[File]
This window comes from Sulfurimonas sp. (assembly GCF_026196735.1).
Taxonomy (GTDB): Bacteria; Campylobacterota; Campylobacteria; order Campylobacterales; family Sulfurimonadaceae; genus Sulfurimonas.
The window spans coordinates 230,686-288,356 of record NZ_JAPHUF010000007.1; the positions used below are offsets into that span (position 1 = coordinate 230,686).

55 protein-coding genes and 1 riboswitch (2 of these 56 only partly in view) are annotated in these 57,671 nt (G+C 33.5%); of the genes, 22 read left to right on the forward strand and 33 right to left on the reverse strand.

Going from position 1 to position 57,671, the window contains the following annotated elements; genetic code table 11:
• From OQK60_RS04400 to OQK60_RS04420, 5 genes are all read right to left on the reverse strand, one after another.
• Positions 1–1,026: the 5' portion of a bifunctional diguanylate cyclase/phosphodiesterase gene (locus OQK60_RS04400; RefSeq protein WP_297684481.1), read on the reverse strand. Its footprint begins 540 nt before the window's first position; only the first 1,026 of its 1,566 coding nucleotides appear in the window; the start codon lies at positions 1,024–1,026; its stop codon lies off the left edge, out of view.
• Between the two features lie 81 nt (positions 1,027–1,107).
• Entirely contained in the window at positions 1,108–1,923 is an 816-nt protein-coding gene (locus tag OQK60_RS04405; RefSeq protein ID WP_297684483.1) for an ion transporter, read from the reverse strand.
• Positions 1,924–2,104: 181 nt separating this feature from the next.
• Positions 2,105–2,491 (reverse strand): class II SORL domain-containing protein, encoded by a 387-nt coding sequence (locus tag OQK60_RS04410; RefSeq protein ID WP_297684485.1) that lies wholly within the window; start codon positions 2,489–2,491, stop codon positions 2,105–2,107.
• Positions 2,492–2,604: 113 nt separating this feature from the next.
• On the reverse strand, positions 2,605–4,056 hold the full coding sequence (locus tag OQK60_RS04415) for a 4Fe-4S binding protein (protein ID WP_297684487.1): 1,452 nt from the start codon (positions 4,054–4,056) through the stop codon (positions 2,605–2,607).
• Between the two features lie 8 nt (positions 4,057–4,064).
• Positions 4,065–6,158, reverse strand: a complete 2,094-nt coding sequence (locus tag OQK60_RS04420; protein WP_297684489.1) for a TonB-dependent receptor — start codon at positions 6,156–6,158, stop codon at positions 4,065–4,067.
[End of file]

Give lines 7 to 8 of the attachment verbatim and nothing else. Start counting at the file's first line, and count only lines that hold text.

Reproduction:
• Positions 1–1,026: the 5' portion of a bifunctional diguanylate cyclase/phosphodiesterase gene (locus OQK60_RS04400; RefSeq protein WP_297684481.1), read on the reverse strand. Its footprint begins 540 nt before the window's first position; only the first 1,026 of its 1,566 coding nucleotides appear in the window; the start codon lies at positions 1,024–1,026; its stop codon lies off the left edge, out of view.
• Between the two features lie 81 nt (positions 1,027–1,107).